Gov. Chris Gregoire’s administration has formally signed or settled 22 labor contracts, leaving just four to go in the new budget year that started Wednesday.
Two labor agreements still are in negotiation, and two more await ratification votes by workers. The unresolved pact that affects the most people is with the Service Employees International Union Local 775, which is supposed to return to the bargaining table next week with the governor’s Labor Relations Office.
None of the agreements carries cost-of-living pay increases, and workers will continue to be paid at the rates they earned as of June 30, said Diane Leigh, director of the governor’s Labor Relations Office.
The SEIU dispute affects more than 20,000 home-care workers and does involve a request for higher pay for those who get certification, Leigh said. The union and the state also disagree about the level of state payments for worker health insurance, SEIU spokesman Adam Glickman said.
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Glickman argued Thursday that the Legislature budgeted money that could be used to cover a larger share of the inflation, driving up health care premium costs for home-care workers, who earn about $10 an hour. Glickman said $10 million to $12 million is available if the state follows an arbitrator’s opinion that some care hours are not necessary.
“We’re not asking for new money; we’re saying shift that money that currently is (being spent) on unnecessary hours … to address the bigger problem, which is that thousands of low-wage home-care workers could lose their health care benefits” if premiums skyrocket, Glickman said.
But Leigh said changes to how money is allotted could reduce service hours and harm client care.
Leigh also said the Legislature provided money to cover up to 3 percent for inflation in premium costs for all state workers, home-care workers and child-care providers. In all cases, she said, workers can expect to pay higher out-of-pocket costs for health care.
Leigh also said the state has agreed to lower the threshold for health insurance eligibility so workers whose hours were cut by legislative action still can qualify. The 86-hour, three-month requirement has been reduced to 77 hours in six months.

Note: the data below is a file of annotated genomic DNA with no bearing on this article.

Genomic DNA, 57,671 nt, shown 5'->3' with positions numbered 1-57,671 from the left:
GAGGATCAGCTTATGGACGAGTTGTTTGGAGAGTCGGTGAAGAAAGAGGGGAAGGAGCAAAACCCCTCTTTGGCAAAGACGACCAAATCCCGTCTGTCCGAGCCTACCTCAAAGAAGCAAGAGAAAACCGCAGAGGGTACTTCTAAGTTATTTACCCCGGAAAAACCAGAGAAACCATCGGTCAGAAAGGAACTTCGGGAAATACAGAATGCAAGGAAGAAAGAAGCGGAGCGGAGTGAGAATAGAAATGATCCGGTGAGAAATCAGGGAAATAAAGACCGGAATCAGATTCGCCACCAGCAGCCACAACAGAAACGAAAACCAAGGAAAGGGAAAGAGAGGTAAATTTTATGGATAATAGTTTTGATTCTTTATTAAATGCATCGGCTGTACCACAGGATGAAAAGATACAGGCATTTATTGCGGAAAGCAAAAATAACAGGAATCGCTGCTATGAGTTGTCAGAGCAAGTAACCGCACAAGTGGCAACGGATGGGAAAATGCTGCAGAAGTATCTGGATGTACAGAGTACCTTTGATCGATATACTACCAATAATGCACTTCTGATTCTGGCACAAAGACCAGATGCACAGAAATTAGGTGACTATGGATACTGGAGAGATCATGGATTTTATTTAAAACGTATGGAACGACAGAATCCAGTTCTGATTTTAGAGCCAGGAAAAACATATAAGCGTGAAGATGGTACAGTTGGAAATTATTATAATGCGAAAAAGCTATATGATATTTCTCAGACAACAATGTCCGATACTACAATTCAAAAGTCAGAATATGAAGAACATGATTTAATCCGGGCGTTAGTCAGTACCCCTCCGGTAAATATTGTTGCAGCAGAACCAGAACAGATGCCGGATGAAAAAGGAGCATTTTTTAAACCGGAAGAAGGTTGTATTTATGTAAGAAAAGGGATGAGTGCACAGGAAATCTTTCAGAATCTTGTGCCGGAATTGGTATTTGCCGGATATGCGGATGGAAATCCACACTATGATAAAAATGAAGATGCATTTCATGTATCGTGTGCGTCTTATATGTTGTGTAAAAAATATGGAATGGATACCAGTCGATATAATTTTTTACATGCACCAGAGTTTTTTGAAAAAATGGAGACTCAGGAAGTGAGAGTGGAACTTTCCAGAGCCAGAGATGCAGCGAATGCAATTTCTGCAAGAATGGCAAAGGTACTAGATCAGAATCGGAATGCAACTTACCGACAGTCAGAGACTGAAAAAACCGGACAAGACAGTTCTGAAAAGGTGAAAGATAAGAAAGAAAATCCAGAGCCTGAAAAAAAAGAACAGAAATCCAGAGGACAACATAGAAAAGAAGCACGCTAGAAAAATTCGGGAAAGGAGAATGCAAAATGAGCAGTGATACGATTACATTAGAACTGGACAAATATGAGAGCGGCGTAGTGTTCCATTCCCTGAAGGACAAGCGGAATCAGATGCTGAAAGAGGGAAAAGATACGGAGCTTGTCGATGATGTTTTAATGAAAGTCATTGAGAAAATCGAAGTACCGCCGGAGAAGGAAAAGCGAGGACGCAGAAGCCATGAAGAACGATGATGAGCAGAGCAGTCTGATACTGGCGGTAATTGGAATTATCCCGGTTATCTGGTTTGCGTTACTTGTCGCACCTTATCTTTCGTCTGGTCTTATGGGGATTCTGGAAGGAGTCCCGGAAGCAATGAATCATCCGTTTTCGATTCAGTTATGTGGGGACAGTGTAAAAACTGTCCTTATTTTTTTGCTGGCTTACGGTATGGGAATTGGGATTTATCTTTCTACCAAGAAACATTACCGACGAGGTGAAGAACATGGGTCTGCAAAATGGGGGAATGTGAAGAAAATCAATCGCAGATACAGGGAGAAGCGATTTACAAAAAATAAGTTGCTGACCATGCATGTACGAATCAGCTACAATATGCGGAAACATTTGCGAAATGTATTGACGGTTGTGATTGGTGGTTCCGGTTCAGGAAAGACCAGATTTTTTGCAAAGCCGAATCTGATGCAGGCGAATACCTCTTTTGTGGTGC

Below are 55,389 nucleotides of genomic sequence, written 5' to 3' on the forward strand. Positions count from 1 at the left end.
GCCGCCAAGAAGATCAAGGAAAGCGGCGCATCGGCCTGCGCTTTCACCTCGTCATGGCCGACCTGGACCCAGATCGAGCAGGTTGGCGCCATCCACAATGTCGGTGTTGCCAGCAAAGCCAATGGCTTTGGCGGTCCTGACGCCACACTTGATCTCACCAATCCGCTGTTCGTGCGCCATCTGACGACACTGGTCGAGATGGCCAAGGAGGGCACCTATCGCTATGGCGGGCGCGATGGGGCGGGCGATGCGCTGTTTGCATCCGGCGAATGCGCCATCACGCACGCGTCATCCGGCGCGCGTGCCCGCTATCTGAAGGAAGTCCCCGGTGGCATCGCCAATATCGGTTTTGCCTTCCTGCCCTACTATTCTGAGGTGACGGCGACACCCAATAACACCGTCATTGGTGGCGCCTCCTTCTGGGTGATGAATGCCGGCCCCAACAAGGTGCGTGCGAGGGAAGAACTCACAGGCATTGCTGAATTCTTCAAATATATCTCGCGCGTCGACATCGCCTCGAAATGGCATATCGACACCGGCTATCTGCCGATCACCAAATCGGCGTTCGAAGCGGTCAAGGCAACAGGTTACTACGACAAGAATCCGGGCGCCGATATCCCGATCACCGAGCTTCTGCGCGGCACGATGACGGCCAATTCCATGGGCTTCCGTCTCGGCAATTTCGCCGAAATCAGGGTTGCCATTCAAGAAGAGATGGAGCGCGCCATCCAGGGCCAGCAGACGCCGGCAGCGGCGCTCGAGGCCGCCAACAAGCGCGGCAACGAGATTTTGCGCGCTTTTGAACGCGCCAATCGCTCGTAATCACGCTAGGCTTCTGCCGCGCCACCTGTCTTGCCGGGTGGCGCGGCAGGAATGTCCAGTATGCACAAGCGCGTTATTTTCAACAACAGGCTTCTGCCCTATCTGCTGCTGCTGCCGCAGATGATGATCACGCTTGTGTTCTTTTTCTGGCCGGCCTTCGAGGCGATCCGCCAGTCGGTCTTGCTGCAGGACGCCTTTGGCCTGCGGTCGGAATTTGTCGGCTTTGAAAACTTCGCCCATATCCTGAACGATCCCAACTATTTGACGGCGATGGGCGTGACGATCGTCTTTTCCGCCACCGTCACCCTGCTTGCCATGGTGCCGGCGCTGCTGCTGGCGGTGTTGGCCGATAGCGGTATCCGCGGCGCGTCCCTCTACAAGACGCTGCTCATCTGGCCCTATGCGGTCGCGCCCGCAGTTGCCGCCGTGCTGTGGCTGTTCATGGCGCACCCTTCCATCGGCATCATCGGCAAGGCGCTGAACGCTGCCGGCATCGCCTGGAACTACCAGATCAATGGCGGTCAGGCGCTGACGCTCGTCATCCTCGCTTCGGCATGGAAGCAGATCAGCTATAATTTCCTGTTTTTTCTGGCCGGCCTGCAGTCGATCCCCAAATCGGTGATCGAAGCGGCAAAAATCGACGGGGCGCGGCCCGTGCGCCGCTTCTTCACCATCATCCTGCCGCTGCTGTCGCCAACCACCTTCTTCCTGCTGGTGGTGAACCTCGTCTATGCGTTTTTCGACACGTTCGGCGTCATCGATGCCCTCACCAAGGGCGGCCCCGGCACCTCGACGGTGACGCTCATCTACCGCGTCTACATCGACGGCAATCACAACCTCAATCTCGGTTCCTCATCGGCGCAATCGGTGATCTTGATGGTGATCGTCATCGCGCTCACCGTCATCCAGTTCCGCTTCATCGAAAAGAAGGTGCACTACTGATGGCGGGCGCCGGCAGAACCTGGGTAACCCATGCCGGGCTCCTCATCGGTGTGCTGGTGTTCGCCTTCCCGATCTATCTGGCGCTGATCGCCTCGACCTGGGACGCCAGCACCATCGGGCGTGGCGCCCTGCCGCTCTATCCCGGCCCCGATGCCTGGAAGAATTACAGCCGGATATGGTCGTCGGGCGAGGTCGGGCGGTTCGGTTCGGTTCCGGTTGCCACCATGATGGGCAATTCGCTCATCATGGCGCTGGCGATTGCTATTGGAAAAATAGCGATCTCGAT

“We have tried to mitigate the impact of health care benefits for their members based on the legislative reduction of client hours,’’ Leigh said.
Talks with SEIU are scheduled to resume next week, she said.
Talks are on hold with the Washington State Patrol Lieutenants Association, pending a Public Employment Relations Commission ruling on an unfair labor practices complaint.
Two other units will hold ratification votes on bargained agreements: the Washington State Patrol Troopers Association and a Public School Employees unit at Western Washington University.
Twenty-two other contracts are settled, including an agreement with the 40,000-member Washington Federation of State Employees. Gregoire signed the 18 contracts that required her signature, and representatives of 10 bargaining units joined the signing ceremony Wednesday.
Gregoire’s office identified the 10 unions present as the Washington Public Employees Union; the Coalition of Unions; the Washington Association of Fish and Wildlife Professionals; Masters, Mates and Pilots Deck Officers; Masters, Mates and Pilots Watch Supervisors; Marine Engineer Beneficial Association Licensed Engineer Officers; Marine Engineer Beneficial Association Unlicensed Engine Room Employees; Puget Sound Metal Trades Unions; the Inlandboatmen’s Union of the Pacific; and the Washington State Residential Care Council, which represents adult family home providers.
Brad Shannon: 360-753-1688